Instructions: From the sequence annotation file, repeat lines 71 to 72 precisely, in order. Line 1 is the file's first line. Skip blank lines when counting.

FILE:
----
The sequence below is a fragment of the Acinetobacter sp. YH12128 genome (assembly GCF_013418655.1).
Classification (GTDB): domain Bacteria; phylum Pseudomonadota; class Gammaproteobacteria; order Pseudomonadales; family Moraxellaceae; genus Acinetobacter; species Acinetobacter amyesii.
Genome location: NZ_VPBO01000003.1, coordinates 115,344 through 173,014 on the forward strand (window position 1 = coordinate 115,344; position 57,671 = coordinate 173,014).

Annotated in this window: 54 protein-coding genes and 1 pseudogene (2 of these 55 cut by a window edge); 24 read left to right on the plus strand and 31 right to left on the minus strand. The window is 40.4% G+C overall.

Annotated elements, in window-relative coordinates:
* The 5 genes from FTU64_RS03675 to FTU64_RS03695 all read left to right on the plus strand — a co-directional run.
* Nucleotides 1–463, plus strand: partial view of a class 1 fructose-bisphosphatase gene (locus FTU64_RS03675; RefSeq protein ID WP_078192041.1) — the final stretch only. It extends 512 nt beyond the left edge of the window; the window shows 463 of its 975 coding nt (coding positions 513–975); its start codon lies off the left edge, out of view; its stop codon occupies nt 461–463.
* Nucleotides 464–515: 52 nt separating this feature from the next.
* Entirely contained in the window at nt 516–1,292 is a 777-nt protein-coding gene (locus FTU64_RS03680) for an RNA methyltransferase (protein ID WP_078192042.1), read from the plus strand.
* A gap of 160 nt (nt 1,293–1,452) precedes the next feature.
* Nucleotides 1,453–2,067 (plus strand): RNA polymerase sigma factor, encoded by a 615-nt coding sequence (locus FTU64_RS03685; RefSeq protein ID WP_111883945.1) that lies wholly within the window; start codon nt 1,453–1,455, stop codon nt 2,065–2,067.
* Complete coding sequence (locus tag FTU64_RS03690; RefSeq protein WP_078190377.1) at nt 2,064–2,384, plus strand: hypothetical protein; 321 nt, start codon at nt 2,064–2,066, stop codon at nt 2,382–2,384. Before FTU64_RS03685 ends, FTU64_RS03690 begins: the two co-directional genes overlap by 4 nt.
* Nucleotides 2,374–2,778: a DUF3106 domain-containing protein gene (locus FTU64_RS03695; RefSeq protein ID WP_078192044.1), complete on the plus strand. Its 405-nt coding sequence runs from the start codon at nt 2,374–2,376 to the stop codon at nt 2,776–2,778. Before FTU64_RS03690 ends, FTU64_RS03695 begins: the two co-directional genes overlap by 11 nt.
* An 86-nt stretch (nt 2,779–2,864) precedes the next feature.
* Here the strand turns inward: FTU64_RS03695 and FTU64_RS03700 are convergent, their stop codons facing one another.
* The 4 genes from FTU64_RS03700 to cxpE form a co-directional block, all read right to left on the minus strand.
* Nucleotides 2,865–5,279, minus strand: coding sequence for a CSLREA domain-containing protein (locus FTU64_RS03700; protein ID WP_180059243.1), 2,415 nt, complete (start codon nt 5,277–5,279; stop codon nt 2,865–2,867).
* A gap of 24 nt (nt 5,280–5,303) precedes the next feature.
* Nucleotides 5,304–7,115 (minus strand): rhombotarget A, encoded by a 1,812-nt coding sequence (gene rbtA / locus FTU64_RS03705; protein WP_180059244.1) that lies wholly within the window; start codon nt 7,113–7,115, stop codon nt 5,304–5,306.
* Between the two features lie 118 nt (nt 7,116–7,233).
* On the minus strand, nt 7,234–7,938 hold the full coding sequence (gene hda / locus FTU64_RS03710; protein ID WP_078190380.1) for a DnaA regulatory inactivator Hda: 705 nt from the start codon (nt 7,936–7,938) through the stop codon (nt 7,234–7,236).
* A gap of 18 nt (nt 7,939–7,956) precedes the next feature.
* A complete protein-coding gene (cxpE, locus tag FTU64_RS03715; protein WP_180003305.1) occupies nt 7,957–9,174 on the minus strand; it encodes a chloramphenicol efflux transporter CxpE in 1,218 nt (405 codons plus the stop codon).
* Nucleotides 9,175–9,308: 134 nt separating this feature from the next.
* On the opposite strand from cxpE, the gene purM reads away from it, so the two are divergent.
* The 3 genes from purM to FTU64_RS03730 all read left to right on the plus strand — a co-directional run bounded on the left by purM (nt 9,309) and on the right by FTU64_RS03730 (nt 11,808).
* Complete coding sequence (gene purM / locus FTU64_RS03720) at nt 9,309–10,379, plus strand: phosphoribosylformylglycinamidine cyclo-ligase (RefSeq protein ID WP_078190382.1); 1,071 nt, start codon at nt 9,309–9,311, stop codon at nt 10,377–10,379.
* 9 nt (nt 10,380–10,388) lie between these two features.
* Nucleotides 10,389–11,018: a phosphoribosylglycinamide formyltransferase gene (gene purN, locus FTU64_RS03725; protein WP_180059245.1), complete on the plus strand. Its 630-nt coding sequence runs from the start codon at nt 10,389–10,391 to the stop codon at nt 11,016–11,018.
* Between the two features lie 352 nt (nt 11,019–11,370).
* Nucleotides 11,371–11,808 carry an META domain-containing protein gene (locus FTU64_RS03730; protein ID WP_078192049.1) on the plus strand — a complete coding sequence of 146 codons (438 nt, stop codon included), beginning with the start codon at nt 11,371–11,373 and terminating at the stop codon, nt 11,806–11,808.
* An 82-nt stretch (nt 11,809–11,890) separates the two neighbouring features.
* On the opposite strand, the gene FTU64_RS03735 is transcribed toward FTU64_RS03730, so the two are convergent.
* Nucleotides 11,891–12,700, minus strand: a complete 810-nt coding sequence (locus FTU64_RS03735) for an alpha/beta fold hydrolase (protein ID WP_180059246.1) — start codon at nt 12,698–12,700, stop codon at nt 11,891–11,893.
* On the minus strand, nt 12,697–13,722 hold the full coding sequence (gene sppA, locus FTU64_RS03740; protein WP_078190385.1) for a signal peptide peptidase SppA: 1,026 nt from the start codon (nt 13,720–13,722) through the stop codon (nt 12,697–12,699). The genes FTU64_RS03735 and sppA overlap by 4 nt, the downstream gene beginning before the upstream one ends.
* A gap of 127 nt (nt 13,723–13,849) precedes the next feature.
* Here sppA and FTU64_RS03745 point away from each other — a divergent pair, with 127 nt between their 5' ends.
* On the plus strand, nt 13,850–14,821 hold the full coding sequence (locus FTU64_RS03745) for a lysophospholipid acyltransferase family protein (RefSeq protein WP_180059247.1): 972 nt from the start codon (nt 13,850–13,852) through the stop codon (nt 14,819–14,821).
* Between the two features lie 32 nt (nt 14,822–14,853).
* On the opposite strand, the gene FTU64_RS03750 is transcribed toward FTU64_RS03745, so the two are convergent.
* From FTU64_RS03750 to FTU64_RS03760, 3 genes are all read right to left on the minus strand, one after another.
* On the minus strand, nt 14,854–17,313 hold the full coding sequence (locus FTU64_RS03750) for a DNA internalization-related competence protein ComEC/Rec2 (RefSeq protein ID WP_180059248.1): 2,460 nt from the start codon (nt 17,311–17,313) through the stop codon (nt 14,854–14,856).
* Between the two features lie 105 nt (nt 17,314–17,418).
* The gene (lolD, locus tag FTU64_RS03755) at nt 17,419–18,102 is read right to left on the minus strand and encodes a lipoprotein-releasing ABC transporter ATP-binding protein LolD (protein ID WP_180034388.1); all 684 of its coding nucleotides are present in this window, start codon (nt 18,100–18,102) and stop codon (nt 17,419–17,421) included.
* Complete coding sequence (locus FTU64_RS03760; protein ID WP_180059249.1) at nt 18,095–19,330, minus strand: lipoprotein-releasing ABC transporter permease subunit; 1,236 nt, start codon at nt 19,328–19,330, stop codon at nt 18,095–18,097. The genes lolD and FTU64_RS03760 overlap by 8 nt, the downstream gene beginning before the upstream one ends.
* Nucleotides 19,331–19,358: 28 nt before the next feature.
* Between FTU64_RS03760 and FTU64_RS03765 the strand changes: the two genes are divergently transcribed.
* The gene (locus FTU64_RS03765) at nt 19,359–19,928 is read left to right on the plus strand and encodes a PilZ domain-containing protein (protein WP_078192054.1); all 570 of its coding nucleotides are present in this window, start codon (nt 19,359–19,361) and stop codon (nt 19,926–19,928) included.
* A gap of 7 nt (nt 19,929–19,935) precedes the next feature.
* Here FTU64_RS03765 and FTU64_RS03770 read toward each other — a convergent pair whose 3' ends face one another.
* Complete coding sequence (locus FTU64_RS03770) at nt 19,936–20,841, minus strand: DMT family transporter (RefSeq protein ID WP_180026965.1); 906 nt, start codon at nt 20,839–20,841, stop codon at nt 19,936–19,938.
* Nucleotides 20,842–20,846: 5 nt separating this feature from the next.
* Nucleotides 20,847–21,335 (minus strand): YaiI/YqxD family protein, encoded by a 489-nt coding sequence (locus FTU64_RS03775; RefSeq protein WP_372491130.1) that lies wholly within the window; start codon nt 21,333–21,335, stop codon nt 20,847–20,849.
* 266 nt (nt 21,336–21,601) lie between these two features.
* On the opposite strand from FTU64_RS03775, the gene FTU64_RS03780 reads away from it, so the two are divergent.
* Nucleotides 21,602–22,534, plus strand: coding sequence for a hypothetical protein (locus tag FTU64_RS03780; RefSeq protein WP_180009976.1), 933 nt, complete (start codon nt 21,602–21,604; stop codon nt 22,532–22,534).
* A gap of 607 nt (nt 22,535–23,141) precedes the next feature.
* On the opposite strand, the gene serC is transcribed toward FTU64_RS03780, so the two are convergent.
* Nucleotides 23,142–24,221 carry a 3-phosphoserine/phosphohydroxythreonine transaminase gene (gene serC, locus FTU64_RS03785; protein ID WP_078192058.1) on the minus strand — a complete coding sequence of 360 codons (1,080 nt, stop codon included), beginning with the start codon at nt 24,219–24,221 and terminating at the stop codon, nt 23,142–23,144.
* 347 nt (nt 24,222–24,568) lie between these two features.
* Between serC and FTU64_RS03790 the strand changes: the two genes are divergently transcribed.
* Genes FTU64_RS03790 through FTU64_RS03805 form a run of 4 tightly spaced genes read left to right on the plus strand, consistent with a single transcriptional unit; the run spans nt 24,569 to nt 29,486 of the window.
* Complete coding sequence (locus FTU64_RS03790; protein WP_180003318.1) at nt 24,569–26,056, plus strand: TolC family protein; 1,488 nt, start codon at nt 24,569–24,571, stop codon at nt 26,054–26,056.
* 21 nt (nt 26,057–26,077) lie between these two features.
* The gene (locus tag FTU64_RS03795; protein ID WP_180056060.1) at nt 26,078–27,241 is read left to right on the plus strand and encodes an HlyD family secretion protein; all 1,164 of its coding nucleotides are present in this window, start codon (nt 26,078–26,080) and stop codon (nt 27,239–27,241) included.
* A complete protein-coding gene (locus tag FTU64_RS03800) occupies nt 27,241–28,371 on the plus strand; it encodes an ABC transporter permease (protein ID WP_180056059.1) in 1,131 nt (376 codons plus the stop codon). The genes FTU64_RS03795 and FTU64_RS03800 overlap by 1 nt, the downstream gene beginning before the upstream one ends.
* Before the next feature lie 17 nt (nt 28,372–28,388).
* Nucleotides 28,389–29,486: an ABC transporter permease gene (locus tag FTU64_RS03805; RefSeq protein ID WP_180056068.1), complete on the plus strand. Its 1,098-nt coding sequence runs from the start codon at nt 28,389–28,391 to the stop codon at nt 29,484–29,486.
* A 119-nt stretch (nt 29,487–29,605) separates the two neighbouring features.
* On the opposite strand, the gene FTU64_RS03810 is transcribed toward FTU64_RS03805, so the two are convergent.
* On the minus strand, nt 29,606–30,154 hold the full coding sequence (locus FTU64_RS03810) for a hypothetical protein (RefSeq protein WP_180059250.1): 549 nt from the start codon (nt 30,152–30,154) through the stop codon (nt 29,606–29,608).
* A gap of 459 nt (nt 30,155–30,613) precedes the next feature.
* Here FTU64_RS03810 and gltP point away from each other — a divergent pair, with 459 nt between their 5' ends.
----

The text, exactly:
* On the minus strand, nt 29,606–30,154 hold the full coding sequence (locus FTU64_RS03810) for a hypothetical protein (RefSeq protein WP_180059250.1): 549 nt from the start codon (nt 30,152–30,154) through the stop codon (nt 29,606–29,608).
* A gap of 459 nt (nt 30,155–30,613) precedes the next feature.